(WASHINGTON) — President Joe Biden is set to sign a wide-ranging executive order Friday afternoon aimed at minimizing the stranglehold of monopolies on certain industries and increasing competition among companies, which the White House believes will benefit consumers by driving down prices.
“For decades, corporate consolidation has been accelerating. In over 75% of U.S. industries, a smaller number of large companies now control more of the business than they did 20 years ago. This is true across health care, financial services, agriculture and more. That lack of competition drives up prices for consumers,” according to a White House fact sheet.
Targeting air travel, labor practices, meat processing and more, the executive order contains 72 initiatives overseen by a dozen different government agencies.
Here is some of what’s in the order:
It will allow owners of iPhones, appliances and other machinery to attempt perform repairs on their devices themselves or seek out repairs at independent shops without voiding warranty protections.
It requires the FAA to mandate efficient airline refunds for lost bags and dysfunctional WiFi service.
It aims to lower the price of prescription drugs by urging state and local tribes to import cheaper drugs from Canada, a move long supported by Democrats, and former President Donald Trump.
Hearing aids, which can often run consumers thousands of dollars, would be able to be sold over the counter under the order.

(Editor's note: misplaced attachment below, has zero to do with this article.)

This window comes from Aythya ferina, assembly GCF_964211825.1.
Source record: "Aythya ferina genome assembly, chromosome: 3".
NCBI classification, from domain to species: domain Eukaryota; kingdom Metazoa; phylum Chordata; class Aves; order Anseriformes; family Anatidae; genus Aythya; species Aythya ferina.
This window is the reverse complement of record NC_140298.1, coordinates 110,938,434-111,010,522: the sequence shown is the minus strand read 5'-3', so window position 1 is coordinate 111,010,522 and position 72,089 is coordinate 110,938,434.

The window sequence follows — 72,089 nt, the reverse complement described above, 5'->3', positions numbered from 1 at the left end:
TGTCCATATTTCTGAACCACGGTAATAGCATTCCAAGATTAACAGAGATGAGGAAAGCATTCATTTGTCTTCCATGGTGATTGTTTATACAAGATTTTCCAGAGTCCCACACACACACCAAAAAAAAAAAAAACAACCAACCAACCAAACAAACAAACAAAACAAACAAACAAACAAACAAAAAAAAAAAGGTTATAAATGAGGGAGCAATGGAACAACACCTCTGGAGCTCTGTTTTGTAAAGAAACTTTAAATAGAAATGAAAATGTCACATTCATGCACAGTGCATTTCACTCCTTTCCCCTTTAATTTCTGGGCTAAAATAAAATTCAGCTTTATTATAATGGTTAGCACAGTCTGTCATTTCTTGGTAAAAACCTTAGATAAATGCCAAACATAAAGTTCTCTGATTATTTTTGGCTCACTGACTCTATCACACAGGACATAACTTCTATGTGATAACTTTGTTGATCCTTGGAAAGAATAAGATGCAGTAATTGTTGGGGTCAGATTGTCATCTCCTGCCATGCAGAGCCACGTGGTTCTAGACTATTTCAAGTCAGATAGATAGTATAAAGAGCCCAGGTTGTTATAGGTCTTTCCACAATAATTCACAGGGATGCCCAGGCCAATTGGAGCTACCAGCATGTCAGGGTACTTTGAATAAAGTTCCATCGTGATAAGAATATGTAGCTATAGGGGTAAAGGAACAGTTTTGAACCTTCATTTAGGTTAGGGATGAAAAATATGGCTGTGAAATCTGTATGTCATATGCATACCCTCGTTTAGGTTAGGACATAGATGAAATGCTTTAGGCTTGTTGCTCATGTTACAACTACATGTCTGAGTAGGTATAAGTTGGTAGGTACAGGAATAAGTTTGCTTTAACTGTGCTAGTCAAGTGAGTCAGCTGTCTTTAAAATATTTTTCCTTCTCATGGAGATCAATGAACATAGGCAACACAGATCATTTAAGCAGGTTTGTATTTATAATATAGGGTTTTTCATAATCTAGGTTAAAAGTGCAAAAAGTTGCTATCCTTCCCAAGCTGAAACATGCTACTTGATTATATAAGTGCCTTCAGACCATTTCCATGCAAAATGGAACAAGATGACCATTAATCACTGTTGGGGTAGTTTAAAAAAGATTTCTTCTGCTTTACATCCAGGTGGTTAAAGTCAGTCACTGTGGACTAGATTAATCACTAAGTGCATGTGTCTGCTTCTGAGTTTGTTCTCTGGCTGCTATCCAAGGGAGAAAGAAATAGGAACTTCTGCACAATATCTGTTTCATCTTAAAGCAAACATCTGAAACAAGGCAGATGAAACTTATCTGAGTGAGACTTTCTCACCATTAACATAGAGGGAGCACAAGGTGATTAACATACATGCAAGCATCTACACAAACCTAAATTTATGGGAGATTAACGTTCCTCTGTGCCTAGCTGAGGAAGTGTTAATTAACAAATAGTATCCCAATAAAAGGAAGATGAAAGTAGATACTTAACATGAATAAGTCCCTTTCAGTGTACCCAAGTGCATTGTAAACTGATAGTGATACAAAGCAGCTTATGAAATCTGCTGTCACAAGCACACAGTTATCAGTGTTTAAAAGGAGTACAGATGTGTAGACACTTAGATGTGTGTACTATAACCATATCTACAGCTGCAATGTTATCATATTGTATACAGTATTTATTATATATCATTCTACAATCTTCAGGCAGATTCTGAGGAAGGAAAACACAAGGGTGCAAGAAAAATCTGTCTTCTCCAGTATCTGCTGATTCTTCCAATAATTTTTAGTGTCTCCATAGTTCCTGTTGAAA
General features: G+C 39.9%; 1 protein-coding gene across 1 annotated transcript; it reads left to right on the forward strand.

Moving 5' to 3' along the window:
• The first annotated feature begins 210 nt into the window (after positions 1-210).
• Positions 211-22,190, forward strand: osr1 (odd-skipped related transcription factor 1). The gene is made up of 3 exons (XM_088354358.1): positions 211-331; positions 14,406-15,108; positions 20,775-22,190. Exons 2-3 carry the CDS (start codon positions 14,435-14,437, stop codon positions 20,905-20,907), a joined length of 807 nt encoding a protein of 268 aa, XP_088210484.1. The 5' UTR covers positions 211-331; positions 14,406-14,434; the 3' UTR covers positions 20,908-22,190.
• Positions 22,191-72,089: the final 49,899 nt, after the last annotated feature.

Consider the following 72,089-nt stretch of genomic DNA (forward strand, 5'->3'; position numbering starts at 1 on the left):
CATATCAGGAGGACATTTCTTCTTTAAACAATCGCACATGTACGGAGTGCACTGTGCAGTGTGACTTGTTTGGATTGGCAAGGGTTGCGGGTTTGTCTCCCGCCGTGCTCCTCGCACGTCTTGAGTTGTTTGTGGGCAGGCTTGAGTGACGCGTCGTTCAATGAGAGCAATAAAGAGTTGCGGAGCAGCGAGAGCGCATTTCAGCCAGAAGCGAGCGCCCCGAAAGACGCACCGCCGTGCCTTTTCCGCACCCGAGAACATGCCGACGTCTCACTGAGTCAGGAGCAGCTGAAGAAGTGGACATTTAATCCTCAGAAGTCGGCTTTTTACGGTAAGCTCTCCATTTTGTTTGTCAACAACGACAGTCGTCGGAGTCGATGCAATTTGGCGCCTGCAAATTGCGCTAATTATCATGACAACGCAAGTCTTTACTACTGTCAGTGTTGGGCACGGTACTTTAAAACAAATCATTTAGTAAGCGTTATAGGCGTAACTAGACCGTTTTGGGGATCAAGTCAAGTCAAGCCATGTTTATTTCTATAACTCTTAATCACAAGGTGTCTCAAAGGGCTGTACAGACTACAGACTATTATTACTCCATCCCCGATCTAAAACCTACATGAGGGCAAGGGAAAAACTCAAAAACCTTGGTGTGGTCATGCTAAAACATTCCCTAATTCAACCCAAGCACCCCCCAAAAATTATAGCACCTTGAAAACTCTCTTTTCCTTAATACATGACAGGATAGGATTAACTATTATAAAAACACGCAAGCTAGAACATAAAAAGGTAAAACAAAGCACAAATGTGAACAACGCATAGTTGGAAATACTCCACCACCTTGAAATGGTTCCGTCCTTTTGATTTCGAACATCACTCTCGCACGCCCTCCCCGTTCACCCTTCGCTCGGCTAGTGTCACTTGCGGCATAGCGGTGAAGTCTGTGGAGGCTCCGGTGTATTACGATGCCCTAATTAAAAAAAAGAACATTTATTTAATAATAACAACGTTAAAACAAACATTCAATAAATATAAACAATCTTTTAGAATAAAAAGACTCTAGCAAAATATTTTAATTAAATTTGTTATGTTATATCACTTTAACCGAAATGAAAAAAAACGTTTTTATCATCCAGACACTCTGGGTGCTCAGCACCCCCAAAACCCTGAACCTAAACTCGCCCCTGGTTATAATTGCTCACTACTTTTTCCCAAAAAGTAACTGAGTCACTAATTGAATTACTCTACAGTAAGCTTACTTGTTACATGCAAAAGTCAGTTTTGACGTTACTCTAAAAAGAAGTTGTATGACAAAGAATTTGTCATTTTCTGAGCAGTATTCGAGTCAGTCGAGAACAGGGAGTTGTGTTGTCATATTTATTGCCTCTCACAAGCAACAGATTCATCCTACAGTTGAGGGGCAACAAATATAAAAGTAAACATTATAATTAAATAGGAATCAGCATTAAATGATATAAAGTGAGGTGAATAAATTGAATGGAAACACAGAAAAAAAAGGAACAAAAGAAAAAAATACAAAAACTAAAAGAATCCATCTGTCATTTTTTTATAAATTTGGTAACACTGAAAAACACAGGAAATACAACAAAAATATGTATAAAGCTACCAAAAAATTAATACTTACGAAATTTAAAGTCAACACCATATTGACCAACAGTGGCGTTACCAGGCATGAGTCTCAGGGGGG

The order will encourage the FTC to limit non-compete agreements that prevent workers from seeking out better-paying jobs and affect some 30 to 60 million Americans. It also encourages the FTC to ban unnecessary licensing requirements for jobs like accounting and hair dressing, which differ from state to state and prove burdensome, especially for military families who frequently move.
These items in particular, White House press secretary Jen Psaki said Thursday, are “fulfilling [Biden’s] campaign promise to promote competition in labor markets in order to raise wages and make it easier for workers to change jobs and to move between states.”
The changes won’t be immediately evident to Americans since the executive order merely kicks off longer rule-making and regulatory processes. Some of the executive actions are only recommendations, especially on those areas governed by the FTC and FCC, which are meant to be independent agencies not obligated to carry out White House directives.
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